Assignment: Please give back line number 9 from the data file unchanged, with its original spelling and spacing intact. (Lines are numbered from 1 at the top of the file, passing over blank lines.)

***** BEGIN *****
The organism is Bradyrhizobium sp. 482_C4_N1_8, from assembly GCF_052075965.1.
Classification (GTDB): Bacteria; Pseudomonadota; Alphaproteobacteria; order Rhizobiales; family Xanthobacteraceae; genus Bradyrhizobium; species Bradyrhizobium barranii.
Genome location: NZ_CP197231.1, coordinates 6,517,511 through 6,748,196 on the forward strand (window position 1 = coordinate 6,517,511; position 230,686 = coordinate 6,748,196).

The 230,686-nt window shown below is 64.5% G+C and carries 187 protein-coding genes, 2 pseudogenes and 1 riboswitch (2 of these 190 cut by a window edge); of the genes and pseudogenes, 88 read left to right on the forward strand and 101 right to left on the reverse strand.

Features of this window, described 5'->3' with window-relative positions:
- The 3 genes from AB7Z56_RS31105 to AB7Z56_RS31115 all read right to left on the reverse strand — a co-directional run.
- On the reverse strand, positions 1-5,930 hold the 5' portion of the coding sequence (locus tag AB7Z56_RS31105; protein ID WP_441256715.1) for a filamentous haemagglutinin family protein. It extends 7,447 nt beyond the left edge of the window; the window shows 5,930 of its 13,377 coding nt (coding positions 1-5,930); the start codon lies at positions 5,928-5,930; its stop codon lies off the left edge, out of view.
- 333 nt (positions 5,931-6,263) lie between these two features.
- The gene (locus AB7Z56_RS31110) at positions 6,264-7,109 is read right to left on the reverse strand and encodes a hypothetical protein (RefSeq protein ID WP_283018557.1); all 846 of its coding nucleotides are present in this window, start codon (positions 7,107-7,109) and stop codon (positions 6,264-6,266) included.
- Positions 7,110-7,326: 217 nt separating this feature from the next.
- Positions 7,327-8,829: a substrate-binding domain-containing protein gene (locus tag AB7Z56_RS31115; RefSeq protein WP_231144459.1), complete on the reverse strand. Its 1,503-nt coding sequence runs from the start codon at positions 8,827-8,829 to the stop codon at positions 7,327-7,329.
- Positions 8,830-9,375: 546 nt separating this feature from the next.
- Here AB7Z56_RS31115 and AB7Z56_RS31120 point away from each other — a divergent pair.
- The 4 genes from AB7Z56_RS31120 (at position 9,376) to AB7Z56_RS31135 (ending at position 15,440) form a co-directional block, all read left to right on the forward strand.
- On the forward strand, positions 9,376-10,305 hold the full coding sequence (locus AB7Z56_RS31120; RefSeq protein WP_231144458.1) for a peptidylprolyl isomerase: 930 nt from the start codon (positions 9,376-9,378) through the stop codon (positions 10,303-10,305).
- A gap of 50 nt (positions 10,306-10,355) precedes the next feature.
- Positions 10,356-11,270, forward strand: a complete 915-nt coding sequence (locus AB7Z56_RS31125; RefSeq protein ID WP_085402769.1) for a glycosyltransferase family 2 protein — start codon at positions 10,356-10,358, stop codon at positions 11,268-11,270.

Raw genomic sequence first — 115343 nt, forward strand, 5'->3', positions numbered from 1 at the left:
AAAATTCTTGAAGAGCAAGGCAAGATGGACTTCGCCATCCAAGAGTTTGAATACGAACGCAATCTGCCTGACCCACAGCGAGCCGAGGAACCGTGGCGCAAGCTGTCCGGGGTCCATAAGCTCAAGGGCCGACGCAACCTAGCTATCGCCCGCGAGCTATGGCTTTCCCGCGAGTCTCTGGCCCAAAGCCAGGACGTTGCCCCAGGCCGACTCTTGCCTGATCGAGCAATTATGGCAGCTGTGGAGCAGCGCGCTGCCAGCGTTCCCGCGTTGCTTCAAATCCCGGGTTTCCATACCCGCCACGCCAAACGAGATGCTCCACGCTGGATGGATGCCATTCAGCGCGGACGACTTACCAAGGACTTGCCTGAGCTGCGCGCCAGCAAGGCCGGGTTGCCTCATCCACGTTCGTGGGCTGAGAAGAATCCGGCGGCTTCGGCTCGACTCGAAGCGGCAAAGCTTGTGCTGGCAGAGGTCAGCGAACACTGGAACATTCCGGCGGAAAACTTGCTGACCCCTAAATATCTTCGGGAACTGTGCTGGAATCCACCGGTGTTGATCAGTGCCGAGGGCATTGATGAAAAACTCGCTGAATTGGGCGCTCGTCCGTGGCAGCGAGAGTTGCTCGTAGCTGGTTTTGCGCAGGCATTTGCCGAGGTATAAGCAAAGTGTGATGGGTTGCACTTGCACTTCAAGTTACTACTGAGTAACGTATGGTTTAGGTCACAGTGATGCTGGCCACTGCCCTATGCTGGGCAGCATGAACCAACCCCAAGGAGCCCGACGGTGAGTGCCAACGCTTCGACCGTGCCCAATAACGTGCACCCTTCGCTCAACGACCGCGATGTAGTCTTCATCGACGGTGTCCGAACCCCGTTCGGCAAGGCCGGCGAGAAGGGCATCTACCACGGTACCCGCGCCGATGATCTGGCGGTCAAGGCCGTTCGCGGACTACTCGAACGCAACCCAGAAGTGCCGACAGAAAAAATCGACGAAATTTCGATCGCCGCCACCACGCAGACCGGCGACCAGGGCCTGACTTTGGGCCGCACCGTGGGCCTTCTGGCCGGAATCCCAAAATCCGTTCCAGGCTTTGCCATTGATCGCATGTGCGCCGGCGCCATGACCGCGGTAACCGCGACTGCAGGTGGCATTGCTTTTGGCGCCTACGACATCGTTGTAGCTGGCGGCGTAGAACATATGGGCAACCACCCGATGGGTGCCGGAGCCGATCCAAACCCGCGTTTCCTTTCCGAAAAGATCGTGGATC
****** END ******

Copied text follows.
- The gene (locus AB7Z56_RS31110) at positions 6,264-7,109 is read right to left on the reverse strand and encodes a hypothetical protein (RefSeq protein ID WP_283018557.1); all 846 of its coding nucleotides are present in this window, start codon (positions 7,107-7,109) and stop codon (positions 6,264-6,266) included.